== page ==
Review: LMWH Safe, Effective in Pregnancy


VIENNA — The largest-ever systematic data review of the use of low-molecular- weight heparin during pregnancy suggests that it is safe and effective for both prophylaxis and treatment of venous thromboembolism, Catherine Nelson-Piercy, M.B., reported at the annual meeting of the International Society of Obstetric Medicine.

In recent years, low-molecular-weight heparin (LMWH) has become the standard therapy for both thromboprophylaxis and management of acute venous thromboembolism (VTE). “Thromboembolism is still the leading cause of maternal death in the U.K. For that reason, we are keen to promote the use of low-molecular-weight heparin for prophylaxis,” said Dr. Nelson-Piercy, an obstetrician at Guy's and St. Thomas' Hospitals Trust, London.

There are still no large randomized trials to help guide practice in this area, however. To overcome this lack of data, Dr. Nelson-Piercy and her associate Ian Greer, M.D., of Glasgow (Scotland) University, conducted a systematic electronic database review of all studies through December 2003 that investigated the use of LMWH during pregnancy. Exclusion of studies of women with artificial heart valves, those that did not provide data on LMWH administration, and a few others for methodologic reasons left a total of 2,659 pregnancies from 59 separate reports.

Prophylaxis of VTE was by far the most common indication for LMWH use, comprising 28 studies and 1,319 pregnancies. Prevention of recurrent pregnancy loss, a rapidly growing use for LMWH, was the indication in 370 pregnancies in 14 studies, while treatment of VTE was the indication for 174 pregnancies in 15 studies.

Enoxaparin was the most common low-molecular-weight heparin used (1,158 pregnancies, including 105 for treatment and 1,048 for prophylaxis), followed by dalteparin (783) and nadroparin (530).

The reason for LMWH prophylaxis use during pregnancy wasn't specified in all the studies, but those cases were still included in the safety analysis, Dr. Nelson-Piercy explained.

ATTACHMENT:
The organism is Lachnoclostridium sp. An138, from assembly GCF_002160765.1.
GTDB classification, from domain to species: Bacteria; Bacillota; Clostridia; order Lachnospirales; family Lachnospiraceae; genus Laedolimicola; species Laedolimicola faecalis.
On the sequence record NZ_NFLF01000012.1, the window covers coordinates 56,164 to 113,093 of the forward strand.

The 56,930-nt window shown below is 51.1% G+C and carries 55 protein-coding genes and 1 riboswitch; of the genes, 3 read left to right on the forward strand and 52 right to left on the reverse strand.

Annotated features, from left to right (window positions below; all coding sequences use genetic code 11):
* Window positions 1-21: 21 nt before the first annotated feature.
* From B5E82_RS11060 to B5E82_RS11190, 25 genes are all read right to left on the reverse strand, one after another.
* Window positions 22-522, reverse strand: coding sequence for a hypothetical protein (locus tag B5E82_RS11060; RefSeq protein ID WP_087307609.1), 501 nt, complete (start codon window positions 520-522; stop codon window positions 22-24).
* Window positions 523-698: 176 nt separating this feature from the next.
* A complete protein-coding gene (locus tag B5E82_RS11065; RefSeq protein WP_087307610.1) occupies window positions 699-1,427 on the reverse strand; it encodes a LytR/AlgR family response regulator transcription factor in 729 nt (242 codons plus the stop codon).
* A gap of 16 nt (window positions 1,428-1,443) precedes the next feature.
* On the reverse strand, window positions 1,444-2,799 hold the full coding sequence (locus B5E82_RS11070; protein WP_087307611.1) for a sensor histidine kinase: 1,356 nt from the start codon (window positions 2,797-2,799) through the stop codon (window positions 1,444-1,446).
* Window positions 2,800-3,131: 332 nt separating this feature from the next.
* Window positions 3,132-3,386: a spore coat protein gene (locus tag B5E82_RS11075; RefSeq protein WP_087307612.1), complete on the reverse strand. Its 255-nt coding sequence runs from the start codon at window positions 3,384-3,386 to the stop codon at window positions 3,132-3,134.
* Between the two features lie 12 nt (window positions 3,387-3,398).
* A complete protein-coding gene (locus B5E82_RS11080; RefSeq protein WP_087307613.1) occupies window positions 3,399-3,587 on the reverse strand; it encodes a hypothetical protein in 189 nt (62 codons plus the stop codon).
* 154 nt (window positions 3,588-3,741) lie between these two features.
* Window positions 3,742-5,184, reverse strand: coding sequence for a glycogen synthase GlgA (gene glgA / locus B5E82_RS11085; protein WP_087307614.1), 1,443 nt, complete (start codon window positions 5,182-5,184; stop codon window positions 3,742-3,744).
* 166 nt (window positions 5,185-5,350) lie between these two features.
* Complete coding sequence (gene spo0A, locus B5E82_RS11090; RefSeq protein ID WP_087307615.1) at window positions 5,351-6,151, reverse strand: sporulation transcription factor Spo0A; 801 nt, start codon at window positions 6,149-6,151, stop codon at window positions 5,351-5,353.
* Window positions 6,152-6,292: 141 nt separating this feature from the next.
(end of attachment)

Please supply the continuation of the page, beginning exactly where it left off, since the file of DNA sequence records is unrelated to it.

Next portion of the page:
In the treatment studies, the rate of deep vein thrombosis among the 174 LMWH recipients was 1.15%, which was extremely low, compared with 5% for unfractionated heparin use among men and nonpregnant women. Bleeding complications occurred in a total of 1.72%, including prenatal bleeding in 0.57% and postpartum hemorrhage of more than 500 mL in 1.15%. Non-heparin-induced thrombocytopenia occurred in 0.57%.

Among the 2,485 pregnancies in which LMWH was used for thromboprophylaxis, 1.4% of the women had thrombosis, including 0.84% with VTE and 0.56% with arterial thrombosis. All the women who experienced arterial thrombosis were known to have antiphospholipid antibody syndrome.

Bleeding complications, including prenatal bleeding, postpartum hemorrhage, and wound hematoma occurred in 2.1%.

Thrombocytopenia was rare, occurring in just 0.08%. “I hope this provides the evidence that we can stop doing platelet counts 1 week after starting” LMWH, she said.

Allergic skin reactions to LMWH occurred in 1.15% during treatment and 1.9% with prophylaxis. This complication usually occurred at the site of injection and was most common with nadroparin and least with enoxaparin, with dalteparin falling between the two.

Heparin-induced osteoporosis was reported in just one patient, in whom dalteparin was used for thromboprophylaxis. However, a recent abstract from researchers in the United Kingdom reported three cases of osteoporosis associated with the use of tinzaparin during pregnancy. “Although our data are reassuring, we can't [ignore] osteoporosis,” she said.

There were no maternal deaths in the treatment or the prophylaxis group.